RIDGEVILLE — Things aren't like they used to be.
That's what Nena Staley, the director of the S.C. Department of Corrections' reentry and rehabilitation programs, told a group of about 90 inmates last week.
"They have jobs waiting for you when you get out," she said, describing how often employers have called her in recent months to talk about hiring soon-to-be-released offenders.
And they often aren't minimum-wage jobs, or even jobs that pay $10 an hour. They're looking at potential gigs that pay $15 an hour or more, she said to the group, the corrections agency's first-ever maximum security reentry program participants.
The department has opened a reentry center at Lieber Correctional, marking the first time it will offer job training and other reentry services at a maximum-security prison.
The launch was the final piece for the SCDC's reentry program, which director Bryan Stirling and Staley started in 2014.
To reflect the change, the facility has been renamed the Lieber Correctional Institution and Reentry Center.
The program itself has been modeled after the Ohio Department of Rehabilitation and Corrections' "Going Home for Good" program. Staley visited facilities in Ohio to see it firsthand and opted to draw from the state's structure, even keeping the same name.
"Going Home for Good" will be a two-year program at Lieber, significantly longer than those offered now offered in minimum- and medium-security facilities.
About 85 percent of offenders spend less than five years in South Carolina's prisons, but some maximum-security offenders are serving decades-long sentences, meaning the process to prepare them for life on the outside could be much more involved.
Eventually, every offender who participates in the program will do so for the full two years, but right now, the men who make up the program's first cohort have anywhere from six months to two years until release.
Staley said she wanted to stagger the initial group, so that offenders with less than two years of their sentence left could participate, and so the other men in the program could hopefully see their peers' success more quickly.
If everything goes as planned, she said, the first graduation ceremony will be in about six months.
Before taking over the reentry programs for the state, Staley was the warden at Manning in Columbia, which became the first South Carolina prison facility with a reentry program in 2016. Minimum-security offenders go there during the final months before their release.
Since then, reentry programs for medium-security offenders were launched at Kershaw in Lancaster County for men and Camille Graham in Columbia for women.
Former inmates have historically had some of highest barriers to finding employment, but labor shortages in states like South Carolina are opening up more opportunities for second chances.
Job growth in the Lowcountry, specifically, drove the decision to base the program at Lieber, Stirling said, pointing to places like the Port of Charleston, which supports a robust trucking industry that's in need of drivers.
Men will be able to work toward getting their CDL, or commercial driver's licence, while at Lieber. A machine that simulates how to drive a truck was recently installed there, and a retired CDL instructor has signed on to teach offenders.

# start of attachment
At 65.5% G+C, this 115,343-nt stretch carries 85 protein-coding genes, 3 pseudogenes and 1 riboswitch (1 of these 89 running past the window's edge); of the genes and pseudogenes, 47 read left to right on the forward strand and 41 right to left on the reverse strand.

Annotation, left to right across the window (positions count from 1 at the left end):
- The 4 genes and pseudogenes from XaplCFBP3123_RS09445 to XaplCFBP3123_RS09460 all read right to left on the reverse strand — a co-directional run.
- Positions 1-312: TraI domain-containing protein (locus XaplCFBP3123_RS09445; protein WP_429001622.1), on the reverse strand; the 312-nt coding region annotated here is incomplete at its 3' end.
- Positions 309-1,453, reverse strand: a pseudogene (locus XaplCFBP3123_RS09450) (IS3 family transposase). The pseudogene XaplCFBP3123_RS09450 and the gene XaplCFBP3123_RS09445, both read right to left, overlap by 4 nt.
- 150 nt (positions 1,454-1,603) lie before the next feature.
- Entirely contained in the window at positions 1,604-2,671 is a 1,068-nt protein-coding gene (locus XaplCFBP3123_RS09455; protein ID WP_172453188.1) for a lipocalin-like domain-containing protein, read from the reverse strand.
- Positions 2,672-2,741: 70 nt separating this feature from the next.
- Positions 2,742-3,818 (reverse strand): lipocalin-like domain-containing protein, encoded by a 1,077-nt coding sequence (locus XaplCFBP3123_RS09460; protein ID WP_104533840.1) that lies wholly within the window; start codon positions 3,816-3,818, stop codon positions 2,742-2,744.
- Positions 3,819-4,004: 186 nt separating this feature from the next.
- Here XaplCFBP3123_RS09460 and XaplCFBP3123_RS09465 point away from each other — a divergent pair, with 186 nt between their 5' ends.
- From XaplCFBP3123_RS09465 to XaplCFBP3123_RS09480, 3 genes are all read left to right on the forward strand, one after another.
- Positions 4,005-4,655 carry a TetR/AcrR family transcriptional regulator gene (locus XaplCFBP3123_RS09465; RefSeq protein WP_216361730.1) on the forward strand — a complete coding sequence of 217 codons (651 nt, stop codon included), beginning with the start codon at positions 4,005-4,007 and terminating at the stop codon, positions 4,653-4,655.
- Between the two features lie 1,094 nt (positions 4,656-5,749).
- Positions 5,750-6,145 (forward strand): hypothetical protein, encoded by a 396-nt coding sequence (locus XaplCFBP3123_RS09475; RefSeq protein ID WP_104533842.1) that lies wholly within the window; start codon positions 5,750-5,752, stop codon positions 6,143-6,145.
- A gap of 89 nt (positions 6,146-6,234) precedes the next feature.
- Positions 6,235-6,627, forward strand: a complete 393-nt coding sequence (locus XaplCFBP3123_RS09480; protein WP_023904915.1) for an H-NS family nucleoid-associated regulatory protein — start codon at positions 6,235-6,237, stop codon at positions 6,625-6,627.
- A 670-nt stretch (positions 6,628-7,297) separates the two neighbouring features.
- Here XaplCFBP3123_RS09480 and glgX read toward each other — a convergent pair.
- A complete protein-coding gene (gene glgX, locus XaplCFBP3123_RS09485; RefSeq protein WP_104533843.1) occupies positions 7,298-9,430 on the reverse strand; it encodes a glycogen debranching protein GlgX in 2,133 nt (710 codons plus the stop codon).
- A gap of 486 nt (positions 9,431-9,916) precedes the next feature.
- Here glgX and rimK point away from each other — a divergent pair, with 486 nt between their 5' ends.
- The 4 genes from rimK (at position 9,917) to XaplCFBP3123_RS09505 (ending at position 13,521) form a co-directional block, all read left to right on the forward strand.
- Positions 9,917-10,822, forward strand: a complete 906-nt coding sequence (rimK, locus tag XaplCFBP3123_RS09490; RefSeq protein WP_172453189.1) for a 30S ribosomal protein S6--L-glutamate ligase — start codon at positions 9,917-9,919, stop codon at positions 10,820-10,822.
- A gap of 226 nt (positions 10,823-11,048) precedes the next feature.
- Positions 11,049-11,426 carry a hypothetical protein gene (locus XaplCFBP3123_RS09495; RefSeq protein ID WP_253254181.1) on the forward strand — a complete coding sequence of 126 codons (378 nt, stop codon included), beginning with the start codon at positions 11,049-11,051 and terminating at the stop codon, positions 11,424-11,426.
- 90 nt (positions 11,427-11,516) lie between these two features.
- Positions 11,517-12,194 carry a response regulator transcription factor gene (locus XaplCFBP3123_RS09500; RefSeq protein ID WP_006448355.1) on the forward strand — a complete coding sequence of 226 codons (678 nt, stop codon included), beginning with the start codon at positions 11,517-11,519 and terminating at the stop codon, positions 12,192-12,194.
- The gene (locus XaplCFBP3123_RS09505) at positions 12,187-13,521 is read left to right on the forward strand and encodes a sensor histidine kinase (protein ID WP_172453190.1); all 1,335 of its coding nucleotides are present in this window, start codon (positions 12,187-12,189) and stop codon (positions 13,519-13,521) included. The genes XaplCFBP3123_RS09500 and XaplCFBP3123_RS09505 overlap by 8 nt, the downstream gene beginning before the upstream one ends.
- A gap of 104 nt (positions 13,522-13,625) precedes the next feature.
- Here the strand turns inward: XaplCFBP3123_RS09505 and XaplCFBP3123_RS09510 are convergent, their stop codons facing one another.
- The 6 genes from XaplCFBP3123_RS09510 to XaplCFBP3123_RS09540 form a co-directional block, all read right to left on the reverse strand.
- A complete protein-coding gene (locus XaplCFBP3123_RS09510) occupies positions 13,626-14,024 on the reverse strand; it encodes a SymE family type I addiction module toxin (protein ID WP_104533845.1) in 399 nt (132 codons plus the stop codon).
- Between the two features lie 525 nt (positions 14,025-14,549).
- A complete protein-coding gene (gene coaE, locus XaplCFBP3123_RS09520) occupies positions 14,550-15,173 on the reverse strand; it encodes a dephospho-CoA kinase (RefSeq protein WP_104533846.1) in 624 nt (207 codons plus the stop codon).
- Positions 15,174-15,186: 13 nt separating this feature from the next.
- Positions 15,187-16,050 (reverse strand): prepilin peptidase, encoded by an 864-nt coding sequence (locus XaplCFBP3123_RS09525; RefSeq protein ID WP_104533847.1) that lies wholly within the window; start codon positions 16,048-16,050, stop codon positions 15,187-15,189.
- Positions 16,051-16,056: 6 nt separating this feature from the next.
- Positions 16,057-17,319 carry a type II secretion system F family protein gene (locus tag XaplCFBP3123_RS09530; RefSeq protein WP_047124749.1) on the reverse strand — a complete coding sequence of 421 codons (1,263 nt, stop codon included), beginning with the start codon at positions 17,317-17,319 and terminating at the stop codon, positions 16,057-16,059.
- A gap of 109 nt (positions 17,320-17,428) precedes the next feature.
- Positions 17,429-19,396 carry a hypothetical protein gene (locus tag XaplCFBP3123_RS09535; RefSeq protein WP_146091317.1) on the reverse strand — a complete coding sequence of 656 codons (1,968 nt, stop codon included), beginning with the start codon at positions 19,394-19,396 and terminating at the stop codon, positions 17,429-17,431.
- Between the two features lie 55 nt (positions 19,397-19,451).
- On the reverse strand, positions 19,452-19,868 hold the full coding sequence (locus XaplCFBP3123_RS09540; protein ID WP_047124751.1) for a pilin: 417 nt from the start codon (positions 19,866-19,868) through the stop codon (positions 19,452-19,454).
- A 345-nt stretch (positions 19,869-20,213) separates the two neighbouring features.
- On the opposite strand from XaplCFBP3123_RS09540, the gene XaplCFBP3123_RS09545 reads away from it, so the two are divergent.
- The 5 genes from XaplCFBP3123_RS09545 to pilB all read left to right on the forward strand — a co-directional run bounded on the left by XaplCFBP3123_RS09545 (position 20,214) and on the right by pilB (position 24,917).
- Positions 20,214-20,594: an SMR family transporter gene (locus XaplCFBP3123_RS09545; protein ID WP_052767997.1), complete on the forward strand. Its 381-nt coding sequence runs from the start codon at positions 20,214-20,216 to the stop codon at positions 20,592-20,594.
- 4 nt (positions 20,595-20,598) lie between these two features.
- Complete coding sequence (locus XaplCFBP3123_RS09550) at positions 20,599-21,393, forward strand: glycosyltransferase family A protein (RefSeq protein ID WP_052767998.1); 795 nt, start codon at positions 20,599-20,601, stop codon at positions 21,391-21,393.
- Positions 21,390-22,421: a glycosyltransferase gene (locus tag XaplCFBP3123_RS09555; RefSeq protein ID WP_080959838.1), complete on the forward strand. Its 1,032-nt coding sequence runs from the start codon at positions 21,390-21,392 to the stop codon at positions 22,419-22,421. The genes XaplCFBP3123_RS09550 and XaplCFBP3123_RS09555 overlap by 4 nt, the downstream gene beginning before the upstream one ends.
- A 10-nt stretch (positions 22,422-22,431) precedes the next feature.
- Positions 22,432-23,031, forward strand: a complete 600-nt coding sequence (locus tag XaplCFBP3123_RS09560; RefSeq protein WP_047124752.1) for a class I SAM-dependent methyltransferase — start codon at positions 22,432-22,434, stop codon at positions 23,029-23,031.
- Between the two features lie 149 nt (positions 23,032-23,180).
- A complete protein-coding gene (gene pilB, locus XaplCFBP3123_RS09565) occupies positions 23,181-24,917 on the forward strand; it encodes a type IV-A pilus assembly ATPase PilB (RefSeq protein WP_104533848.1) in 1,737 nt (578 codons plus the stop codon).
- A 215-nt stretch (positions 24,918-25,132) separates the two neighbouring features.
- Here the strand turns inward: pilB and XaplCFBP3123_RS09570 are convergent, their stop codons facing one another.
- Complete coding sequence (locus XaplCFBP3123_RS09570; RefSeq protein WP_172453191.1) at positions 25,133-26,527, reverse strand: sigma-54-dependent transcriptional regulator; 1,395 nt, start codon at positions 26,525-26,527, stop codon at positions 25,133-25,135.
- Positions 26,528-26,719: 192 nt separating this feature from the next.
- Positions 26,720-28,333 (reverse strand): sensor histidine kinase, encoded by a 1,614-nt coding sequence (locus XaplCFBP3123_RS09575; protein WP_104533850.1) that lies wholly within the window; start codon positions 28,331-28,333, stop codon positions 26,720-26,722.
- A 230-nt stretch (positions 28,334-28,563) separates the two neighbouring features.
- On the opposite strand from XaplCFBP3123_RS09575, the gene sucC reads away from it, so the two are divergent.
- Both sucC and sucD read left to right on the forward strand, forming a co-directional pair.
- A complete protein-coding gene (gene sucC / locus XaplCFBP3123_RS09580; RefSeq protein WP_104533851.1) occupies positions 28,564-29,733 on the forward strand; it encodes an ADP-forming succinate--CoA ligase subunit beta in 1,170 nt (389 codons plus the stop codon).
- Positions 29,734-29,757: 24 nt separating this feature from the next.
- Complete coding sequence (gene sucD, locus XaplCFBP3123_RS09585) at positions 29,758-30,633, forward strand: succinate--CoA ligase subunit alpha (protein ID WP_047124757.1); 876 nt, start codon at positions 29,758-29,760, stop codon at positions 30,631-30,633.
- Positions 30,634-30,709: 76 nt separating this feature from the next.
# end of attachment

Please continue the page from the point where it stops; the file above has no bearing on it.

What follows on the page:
Men in the program will also be able to learn trades such as plumbing, landscaping and carpentry. They can get their GED and professional certifications, and prepare the documentation they'll need to get a job, such as birth certificates and driver's licenses, before their release.
Staley said they plan to bring employers to Lieber to do job interviews on-site.
Private companies and nonprofits as well as other state agencies are expected to help with the programming, which officials said could also include help for offenders dealing with drug addictions and anger-management issues.
The approximately 90 men in Lieber's program now live together. Eventually, another wing of the building will be opened, effectively doubling the number of participants in the program at one time.
When Staley walked into facility a couple months ago, she knew some changes had to be made.
"You cannot inspire people in that type of setting," she said.
In the weeks since, the facility was prepped for an official unveiling last week. What had been an unused room became a small classroom with several desks and chairs. Gray doors were painted over in alternating colors, and inspirational phrases and illustrations were painted on the walls.
One shows a man dressed in his bright orange "SCDC" clothes, facing a forked path, the "Road to Reentry." In the word "HOPE" painted on another wall, two arms reach forward, gripping the sides of the "H" like prison bars.
Several local and state officials spoke at the reentry center's unveiling, including Rep. Wendell Gilliard, D-Charleston, who referenced some of the challenges the SCDC is facing. The state's wardens are "overworked and underpaid," he said.
The state's prison system has had chronic staffing issues. About a third of the officer positions across 21 state prisons were vacant as of Aug. 1, according to a recent report.
Meanwhile, the state's recidivism rate — the relative number of prisoners who commit new crimes after being released — has been among the lowest in the country in recent years. In a 2017 report from the Virginia Department of Corrections, South Carolina had the third-lowest three-year reincarceration rate, at about 25 percent.
That figure has dropped somewhat since then, according to the most recent data from the SCDC.
Stirling said their hope with the reentry programs is to see those rates drop further and former inmates' outcomes improve.
"Our goal is public safety," he said. "We want them to learn here and then go out there and earn a living."